WASHINGTON – In the final weeks of President Donald Trump’s term, his administration intends to execute three inmates on federal death row, the last scheduled executions by the Justice Department before the inauguration of President-elect Joe Biden, who has signaled he will end federal use of capital punishment.
Since July, when it resumed carrying out the death penalty after a 17-year hiatus, the Trump administration has executed seven federal inmates. Weeks before Biden is sworn in, the three inmates face the prospect of being the last federal prisoners to die by capital punishment for at least as long as he remains in office.
Orlando Cordia Hall, 49, convicted in the brutal death of a teenage girl, is scheduled to be executed Thursday. Two others prisoners are to be executed in December, including Lisa M. Montgomery, the only woman on federal death row.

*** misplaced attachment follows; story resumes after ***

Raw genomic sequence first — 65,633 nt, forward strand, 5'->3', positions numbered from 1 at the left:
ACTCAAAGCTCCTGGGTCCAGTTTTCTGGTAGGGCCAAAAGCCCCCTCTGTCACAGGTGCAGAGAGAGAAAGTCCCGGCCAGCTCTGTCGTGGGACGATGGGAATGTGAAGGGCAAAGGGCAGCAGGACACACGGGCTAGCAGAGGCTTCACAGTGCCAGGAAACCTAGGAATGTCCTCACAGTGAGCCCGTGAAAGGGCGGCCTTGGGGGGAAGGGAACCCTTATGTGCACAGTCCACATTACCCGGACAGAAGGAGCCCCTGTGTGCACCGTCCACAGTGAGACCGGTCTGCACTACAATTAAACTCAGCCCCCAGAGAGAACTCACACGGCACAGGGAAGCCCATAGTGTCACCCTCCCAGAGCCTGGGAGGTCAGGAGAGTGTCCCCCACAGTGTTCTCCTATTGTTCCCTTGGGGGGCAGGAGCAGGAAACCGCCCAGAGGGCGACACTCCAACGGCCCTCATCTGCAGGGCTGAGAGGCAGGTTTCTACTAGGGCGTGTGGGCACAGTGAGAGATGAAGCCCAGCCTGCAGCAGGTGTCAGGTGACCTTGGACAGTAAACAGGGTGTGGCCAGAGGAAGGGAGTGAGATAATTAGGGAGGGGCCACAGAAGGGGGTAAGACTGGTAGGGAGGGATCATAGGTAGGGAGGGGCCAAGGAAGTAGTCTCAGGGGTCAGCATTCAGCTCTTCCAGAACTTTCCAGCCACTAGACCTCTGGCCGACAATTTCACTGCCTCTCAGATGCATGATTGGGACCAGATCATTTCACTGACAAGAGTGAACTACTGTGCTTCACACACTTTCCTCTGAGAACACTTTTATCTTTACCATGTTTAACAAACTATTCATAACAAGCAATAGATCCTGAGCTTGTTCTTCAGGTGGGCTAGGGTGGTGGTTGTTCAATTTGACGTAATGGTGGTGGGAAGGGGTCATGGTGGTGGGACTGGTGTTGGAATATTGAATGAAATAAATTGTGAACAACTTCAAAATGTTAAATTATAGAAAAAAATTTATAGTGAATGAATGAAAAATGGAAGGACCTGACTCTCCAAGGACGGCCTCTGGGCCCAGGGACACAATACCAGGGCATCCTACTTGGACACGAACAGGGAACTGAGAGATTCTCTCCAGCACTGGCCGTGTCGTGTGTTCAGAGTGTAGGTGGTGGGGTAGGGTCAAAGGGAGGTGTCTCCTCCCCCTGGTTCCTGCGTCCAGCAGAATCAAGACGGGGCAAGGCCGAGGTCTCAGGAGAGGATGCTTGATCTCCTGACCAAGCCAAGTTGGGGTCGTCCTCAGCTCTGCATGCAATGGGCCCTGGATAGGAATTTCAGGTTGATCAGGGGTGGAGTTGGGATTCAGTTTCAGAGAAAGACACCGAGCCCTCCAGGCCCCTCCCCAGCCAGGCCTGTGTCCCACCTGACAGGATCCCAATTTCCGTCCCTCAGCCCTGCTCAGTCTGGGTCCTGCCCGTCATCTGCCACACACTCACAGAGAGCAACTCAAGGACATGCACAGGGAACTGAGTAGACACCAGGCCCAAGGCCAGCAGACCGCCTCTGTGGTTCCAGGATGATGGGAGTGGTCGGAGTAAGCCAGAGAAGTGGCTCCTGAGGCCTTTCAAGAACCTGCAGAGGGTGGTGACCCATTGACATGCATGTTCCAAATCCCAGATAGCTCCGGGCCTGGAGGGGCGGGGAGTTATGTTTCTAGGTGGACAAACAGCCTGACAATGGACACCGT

Biden has pledged to eliminate the death penalty. His campaign promised to work to pass legislation to end capital punishment on the federal level and incentivize states to follow suit.
Before the Trump administration resumed executions, only three people had been executed by the federal government in the past 50 years, according to Bureau of Prisons data.
Biden came under criticism during the Democratic primary campaign for his role in passing the Violent Crime Control and Law Enforcement Act of 1994. Among other provisions, the bill expanded the crimes eligible for the federal death penalty.
Like most of those on federal death row, the three inmates awaiting execution were all convicted under a part of the violent crime bill known as the Federal Death Penalty Act of 1994, according to Robert C. Owen, a lawyer representing two of those scheduled for execution.